Patients were categorized into 3 groups by their average systolic BP while taking study medication: tight control, less than 130 mm Hg; usual control, 130 mm Hg to less than 140 mm Hg; or uncontrolled, 140 mm Hg or higher. Baseline characteristics of these 3 BP groups were compared using analysis of variance for continuous variables and the χ2 test for categorical variables. Average systolic BP was calculated for each patient using all but their baseline BP measurements until they died, experienced nonfatal myocardial infarction or nonfatal stroke, or were censored. All patients had at least 1 available BP measurement. For analyses performed during follow-up, patients who did not experience any component of the primary outcome were censored at the last study visit. For the extended follow-up analysis, patients who did not appear in the National Death Index were censored on the day the death index search was completed. Outcomes were assessed with Kaplan-Meier plots, and a stepwise Cox proportional hazard regression model was used to evaluate the role of systolic BP on risk of the primary outcome with the usual-control group as the reference. To better understand risk of very low systolic BP among patients in the tight-control group, we further categorized systolic BP of less than 130 mm Hg in 5-mm Hg segments. A stepwise Cox proportional hazard regression model was used to estimate hazard ratios (HRs) with 95% confidence intervals (CIs) for risk of all-cause mortality (125 mm Hg to <130 mm Hg as the reference). Prespecified covariates forced into the models included treatment strategy, age in decades, race/ethnicity, sex, history of prior myocardial infarction, and heart failure. Other baseline covariates were selected for entry in the model on the basis of a P value of .20 or less and were retained in the model for a P value of .05 or less. To test the validity of the findings, several sensitivity analyses were performed, including removal of patients with heart failure, removal of BP measurements obtained during the first 6 months of the study, evaluation of outcomes at the 6-month and 1-year time points, and inclusion of terms for baseline systolic BP and change in systolic BP in a Cox proportional hazard regression model.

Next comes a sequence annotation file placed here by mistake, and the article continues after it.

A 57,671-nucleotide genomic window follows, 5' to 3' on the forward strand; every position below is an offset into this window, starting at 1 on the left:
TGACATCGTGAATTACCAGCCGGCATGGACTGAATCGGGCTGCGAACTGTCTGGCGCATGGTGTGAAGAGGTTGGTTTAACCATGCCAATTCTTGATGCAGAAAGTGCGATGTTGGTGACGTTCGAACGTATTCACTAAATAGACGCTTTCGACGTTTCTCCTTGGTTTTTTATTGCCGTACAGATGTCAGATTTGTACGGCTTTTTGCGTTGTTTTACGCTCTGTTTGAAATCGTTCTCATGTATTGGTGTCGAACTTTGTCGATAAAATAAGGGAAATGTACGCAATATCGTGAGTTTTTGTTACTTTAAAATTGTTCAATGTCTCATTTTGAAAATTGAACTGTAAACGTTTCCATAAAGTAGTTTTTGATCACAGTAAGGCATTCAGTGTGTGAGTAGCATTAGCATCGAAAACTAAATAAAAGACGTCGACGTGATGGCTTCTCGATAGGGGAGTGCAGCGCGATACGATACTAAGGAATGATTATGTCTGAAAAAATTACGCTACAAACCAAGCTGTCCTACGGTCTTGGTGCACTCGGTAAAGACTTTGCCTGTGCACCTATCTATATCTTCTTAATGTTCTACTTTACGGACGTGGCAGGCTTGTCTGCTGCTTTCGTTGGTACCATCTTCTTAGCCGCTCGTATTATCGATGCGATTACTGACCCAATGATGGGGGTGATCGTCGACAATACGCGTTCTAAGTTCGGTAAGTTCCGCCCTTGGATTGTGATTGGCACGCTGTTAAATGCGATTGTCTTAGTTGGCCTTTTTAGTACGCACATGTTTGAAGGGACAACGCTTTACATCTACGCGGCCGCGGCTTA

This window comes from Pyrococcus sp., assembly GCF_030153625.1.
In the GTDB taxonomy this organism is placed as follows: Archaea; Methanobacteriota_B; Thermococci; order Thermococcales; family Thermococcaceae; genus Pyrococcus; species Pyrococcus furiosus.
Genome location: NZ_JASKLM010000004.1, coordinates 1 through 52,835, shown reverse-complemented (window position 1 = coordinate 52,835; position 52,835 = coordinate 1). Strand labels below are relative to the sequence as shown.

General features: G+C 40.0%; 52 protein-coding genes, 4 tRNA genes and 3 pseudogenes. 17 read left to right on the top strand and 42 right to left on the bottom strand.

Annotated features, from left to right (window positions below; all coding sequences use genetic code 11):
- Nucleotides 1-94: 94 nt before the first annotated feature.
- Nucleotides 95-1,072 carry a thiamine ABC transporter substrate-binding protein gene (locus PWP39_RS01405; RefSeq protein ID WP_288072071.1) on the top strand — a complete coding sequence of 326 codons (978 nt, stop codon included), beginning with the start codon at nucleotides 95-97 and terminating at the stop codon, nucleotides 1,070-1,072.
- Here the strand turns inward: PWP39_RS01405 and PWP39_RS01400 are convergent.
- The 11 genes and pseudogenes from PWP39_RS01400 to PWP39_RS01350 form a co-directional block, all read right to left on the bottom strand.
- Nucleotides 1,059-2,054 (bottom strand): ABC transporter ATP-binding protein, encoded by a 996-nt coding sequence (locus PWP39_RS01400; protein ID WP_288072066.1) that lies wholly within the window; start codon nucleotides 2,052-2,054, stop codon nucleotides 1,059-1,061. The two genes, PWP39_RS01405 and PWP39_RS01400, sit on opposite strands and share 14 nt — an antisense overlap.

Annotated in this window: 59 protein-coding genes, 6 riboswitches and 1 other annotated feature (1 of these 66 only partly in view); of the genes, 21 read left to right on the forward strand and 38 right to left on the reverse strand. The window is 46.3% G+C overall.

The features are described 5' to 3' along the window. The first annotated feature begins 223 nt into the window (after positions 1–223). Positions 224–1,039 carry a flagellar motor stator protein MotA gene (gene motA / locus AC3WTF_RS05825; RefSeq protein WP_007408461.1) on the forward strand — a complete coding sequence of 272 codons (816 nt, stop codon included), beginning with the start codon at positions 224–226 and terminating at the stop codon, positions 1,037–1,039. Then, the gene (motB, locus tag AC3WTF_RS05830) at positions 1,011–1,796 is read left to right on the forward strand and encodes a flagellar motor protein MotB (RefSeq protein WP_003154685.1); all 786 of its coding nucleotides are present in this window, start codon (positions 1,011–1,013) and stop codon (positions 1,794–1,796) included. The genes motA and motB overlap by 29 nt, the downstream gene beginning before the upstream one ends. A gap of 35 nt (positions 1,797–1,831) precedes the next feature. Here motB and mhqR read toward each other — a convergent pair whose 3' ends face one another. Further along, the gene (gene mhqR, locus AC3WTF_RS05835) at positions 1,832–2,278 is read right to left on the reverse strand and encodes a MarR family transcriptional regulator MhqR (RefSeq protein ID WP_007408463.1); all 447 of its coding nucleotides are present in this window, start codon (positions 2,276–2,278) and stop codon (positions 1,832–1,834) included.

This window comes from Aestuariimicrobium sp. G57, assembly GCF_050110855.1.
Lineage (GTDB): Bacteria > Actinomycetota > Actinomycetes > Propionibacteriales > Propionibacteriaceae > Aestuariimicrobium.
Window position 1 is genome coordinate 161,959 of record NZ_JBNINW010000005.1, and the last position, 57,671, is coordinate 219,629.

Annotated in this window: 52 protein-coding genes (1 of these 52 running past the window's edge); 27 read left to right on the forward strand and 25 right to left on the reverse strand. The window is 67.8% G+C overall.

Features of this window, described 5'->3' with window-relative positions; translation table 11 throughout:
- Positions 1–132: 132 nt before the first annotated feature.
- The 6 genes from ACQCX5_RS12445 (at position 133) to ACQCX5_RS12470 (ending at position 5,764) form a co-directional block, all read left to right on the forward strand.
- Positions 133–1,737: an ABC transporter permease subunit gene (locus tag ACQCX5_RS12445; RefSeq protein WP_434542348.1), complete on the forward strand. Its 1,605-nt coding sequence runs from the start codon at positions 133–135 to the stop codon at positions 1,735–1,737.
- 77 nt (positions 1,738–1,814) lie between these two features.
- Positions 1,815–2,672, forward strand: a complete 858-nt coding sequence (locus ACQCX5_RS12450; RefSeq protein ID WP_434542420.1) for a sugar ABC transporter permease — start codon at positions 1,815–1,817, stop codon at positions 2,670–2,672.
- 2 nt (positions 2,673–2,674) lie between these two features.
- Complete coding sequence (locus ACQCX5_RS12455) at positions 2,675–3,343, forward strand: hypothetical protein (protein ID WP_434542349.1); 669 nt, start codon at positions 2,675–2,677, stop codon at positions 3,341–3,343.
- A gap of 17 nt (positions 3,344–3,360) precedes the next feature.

The overall significance level for the study was P < .05 using a 2-sided test. At an α level of .05, there was greater than 80% power to detect an HR of 1.12 or greater. All analyses were performed using SAS version 9.2 (SAS Institute Inc, Cary, North Carolina).
Baseline Characteristics and BP Control
Of the 22 576 INVEST participants, 6400 had diabetes at the time of enrollment. Their mean age was 66 years, 54% were women, and they had a mean body mass index of 30, calculated as weight in kilograms divided by height in meters squared (Table 1). Patients were followed up over a total of 16 893 patient-years, and 35.2% were observed to have tight control; 30.8%, usual control; and 34%, uncontrolled systolic BP.
Analysis According to BP Achieved
In accordance with our previous analysis,19 there was no difference comparing treatment strategies with regard to BP lowering in any of the groups. Mean (SD) systolic BP reduction at 24 months was 22.5 (20.7) mm Hg in the tight-control, 17.8 (20.8) mm Hg in the usual-control, and 12.9 (26.4) mm Hg in the uncontrolled groups.